You need to sign and date every page.

If you need to receive care in a care home, and the local authority will be contributing to the costs, the Care Act 2014 and supporting Regulations set out the rules relating to choice of accommodation. This is particularly contentious when a care home is more expensive than the local authority is willing to pay! See Top Ups for more information.

Clinical Commissioning Groups replaced Primary Care Trusts. One of their responsibilities is assessing and paying for continuing healthcare although they often outsource this work to Clinical Support Units (CSU’s) however, many CCGs have started to bring CHC work back in-house.

The first stage in the NHS Continuing Healthcare funding assessment process. There are 11 sections and each one attracts a score of A, B or C (A being the highest and C being the lowest). The aim is to get a general indication of your level of health needs. The threshold for passing to the next stage is quite low. See Continuing Healthcare

Non-means tested funding, from the NHS available when someone is assessed as having a ‘primary health need’. The first stage of the process is called the checklist, and if you ‘pass’ this stage, you go on to a full assessment called a Decision Support Tool assessment. This is completed with you and members of a Multi-Disciplinary Team (MDT) by looking at your health needs under a number of areas, called ‘domains’. A recommendation about whether you are eligible is then sent to a panel of health and social care professionals to be ratified. The funding is subject to ongoing reviews. See Contiuning Healthcare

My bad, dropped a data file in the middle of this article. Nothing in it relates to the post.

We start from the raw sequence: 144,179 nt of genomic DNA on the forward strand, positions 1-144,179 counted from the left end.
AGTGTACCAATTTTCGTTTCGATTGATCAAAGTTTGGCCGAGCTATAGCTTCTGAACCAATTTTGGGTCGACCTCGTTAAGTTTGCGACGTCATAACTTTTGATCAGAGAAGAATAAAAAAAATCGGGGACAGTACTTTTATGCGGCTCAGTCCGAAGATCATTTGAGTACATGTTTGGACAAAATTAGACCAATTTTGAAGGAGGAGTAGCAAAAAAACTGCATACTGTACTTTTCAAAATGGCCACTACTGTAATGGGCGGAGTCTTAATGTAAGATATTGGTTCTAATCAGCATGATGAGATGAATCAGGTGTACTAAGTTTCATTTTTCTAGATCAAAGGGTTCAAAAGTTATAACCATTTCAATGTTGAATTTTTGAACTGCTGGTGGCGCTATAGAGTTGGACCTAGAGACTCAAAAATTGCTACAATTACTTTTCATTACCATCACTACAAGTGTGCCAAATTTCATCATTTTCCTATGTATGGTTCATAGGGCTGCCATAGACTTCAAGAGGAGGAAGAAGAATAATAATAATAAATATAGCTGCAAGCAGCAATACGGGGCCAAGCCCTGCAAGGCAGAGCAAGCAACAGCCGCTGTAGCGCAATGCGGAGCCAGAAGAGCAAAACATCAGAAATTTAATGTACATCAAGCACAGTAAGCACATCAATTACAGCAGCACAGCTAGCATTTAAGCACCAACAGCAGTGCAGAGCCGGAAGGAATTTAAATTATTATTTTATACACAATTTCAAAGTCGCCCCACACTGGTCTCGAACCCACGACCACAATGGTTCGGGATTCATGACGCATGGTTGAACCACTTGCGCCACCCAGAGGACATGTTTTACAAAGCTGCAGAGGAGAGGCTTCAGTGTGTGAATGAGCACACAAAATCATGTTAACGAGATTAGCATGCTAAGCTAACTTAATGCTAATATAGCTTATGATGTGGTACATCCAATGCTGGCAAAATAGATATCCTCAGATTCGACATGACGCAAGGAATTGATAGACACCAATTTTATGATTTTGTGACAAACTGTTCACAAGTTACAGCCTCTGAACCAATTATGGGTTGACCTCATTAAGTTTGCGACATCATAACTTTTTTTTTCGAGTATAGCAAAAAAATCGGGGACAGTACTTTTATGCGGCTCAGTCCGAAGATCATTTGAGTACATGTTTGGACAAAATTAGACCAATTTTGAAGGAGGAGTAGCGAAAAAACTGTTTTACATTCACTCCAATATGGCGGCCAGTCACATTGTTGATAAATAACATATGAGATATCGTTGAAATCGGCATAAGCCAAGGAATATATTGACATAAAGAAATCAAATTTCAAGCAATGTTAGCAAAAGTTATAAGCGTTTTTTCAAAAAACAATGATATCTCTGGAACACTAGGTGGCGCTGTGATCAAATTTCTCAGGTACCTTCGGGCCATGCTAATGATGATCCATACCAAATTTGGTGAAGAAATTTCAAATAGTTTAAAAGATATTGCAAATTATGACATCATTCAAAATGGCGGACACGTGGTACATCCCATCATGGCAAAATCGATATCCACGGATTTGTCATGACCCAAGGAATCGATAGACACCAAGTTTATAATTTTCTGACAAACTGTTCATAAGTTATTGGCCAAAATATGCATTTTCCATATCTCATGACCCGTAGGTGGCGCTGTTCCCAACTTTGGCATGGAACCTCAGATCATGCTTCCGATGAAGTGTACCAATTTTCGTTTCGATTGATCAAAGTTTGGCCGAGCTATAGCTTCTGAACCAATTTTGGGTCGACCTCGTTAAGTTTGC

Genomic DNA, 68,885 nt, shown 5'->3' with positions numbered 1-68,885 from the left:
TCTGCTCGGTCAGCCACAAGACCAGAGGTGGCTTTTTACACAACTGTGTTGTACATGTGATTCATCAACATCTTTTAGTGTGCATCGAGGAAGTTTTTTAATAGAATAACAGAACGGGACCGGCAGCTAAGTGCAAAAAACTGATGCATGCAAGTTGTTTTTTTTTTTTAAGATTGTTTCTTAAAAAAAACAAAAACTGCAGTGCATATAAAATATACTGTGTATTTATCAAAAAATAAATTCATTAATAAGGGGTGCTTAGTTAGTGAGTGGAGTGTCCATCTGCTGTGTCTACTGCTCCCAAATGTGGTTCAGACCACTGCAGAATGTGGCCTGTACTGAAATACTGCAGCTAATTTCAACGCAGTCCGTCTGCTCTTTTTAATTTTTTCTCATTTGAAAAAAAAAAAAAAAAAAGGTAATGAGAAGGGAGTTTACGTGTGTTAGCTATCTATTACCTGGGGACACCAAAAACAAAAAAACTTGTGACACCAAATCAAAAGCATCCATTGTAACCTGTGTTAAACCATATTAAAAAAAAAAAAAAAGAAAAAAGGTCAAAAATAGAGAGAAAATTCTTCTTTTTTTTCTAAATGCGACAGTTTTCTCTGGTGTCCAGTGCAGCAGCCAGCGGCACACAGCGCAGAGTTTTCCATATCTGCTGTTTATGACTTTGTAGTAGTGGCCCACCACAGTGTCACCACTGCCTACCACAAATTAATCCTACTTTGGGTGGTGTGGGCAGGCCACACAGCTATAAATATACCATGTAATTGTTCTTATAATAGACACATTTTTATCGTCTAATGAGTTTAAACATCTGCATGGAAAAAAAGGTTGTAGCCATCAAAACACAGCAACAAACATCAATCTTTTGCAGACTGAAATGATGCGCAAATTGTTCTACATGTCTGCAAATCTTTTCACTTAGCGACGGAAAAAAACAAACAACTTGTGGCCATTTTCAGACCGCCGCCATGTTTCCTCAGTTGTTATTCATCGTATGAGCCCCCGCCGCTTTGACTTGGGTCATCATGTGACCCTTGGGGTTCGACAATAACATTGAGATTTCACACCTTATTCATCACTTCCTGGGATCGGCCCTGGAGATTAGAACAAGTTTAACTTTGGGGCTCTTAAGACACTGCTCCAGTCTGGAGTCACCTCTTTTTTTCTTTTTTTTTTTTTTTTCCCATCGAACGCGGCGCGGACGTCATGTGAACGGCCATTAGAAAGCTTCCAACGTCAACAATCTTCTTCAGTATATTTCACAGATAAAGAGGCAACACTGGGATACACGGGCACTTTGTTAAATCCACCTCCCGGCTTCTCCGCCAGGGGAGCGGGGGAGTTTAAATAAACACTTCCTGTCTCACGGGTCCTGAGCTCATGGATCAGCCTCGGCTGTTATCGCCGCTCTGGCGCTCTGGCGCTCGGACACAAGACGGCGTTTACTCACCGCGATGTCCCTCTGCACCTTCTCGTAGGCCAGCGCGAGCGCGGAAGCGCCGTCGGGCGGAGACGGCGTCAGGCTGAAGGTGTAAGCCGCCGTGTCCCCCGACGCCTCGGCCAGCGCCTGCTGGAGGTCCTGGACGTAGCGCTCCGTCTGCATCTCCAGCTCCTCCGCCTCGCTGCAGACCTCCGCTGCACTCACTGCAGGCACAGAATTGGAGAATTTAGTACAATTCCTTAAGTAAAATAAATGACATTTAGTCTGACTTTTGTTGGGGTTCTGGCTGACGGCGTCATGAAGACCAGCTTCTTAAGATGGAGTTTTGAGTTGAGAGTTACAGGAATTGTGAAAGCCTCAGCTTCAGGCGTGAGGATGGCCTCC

An emergency law passed by law in March 2020 that gives the Government new powers to deal with the coronavirus pandemic. The new law covers social care, the NHS, schools, police, local councils, courts and funerals. The Act is in place for two years.

A specialist court dealing issues affecting people who lack mental capacity to make certain decisions.See Court of Protection


A document which helps to record evidence of an individual’s care needs to determine if they qualify for continuing healthcare funding. It consists of 12 ‘Health Need Domains’ which are systematically discussed in order to assist the Multi-disciplinary Team (MDT) to come to a decision as to whether or not an individual has a ‘primary health need’.

If you own your home and move permanently into a care home, you may be able to take out a Deferred Payment Agreement with the local authority. This is basically a loan from the local authority, set against your property which means that you do not need to sell your home immediately to pay for your care although interest will be applied to the loan. The care fees are usually repaid to the local authority when the property is sold. The Care Act 2014 has introduced some changes to Deferred Payment Agreements and we would always recommend that you seek legal advice when applying for this legally binding agreement.

Where someone intentionally reduces their capital or income (by, for example making gifts to family members) in order to reduce their personal contribution towards their care costs.